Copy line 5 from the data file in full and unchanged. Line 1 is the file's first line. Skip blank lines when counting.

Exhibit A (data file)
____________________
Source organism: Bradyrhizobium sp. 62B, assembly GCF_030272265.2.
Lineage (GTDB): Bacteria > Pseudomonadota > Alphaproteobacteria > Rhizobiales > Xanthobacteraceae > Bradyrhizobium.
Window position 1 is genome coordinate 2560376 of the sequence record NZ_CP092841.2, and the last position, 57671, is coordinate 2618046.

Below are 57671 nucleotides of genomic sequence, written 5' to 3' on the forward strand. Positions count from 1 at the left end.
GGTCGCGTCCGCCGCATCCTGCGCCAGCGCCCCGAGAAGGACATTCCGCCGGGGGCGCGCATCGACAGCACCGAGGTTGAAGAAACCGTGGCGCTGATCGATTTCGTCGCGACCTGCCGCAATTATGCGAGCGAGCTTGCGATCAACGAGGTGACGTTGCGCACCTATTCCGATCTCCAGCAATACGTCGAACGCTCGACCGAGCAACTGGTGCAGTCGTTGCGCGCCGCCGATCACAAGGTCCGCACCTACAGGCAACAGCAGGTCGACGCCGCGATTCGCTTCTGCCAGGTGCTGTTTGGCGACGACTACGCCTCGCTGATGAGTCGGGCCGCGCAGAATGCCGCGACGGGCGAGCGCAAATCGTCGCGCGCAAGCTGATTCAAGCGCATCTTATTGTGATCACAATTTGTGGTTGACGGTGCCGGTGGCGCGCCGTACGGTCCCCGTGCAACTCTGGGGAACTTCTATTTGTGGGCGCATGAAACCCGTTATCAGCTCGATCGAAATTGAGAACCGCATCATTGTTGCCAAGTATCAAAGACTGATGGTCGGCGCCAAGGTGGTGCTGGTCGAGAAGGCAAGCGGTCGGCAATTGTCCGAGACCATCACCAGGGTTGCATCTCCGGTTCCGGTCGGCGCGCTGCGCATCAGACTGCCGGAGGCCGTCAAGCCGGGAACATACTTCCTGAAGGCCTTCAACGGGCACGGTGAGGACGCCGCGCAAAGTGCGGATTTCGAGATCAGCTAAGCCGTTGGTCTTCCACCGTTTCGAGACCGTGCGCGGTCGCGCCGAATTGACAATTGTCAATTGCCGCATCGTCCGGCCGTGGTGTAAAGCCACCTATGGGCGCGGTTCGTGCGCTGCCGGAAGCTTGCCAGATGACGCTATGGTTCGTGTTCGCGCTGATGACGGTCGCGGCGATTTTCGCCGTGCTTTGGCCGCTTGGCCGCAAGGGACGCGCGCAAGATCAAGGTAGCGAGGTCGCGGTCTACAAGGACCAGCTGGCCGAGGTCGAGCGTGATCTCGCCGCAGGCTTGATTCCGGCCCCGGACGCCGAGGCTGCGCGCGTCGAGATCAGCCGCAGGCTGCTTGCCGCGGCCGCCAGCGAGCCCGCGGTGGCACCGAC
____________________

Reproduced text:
GGTCGCGTCCGCCGCATCCTGCGCCAGCGCCCCGAGAAGGACATTCCGCCGGGGGCGCGCATCGACAGCACCGAGGTTGAAGAAACCGTGGCGCTGATCGATTTCGTCGCGACCTGCCGCAATTATGCGAGCGAGCTTGCGATCAACGAGGTGACGTTGCGCACCTATTCCGATCTCCAGCAATACGTCGAACGCTCGACCGAGCAACTGGTGCAGTCGTTGCGCGCCGCCGATCACAAGGTCCGCACCTACAGGCAACAGCAGGTCGACGCCGCGATTCGCTTCTGCCAGGTGCTGTTTGGCGACGACTACGCCTCGCTGATGAGTCGGGCCGCGCAGAATGCCGCGACGGGCGAGCGCAAATCGTCGCGCGCAAGCTGATTCAAGCGCATCTTATTGTGATCACAATTTGTGGTTGACGGTGCCGGTGGCGCGCCGTACGGTCCCCGTGCAACTCTGGGGAACTTCTATTTGTGGGCGCATGAAACCCGTTATCAGCTCGATCGAAATTGAGAACCGCATCATTGTTGCCAAGTATCAAAGACTGATGGTCGGCGCCAAGGTGGTGCTGGTCGAGAAGGCAAGCGGTCGGCAATTGTCCGAGACCATCACCAGGGTTGCATCTCCGGTTCCGGTCGGCGCGCTGCGCATCAGACTGCCGGAGGCCGTCAAGCCGGGAACATACTTCCTGAAGGCCTTCAACGGGCACGGTGAGGACGCCGCGCAAAGTGCGGATTTCGAGATCAGCTAAGCCGTTGGTCTTCCACCGTTTCGAGACCGTGCGCGGTCGCGCCGAATTGACAATTGTCAATTGCCGCATCGTCCGGCCGTGGTGTAAAGCCACCTATGGGCGCGGTTCGTGCGCTGCCGGAAGCTTGCCAGATGACGCTATGGTTCGTGTTCGCGCTGATGACGGTCGCGGCGATTTTCGCCGTGCTTTGGCCGCTTGGCCGCAAGGGACGCGCGCAAGATCAAGGTAGCGAGGTCGCGGTCTACAAGGACCAGCTGGCCGAGGTCGAGCGTGATCTCGCCGCAGGCTTGATTCCGGCCCCGGACGCCGAGGCTGCGCGCGTCGAGATCAGCCGCAGGCTGCTTGCCGCGGCCGCCAGCGAGCCCGCGGTGGCACCGAC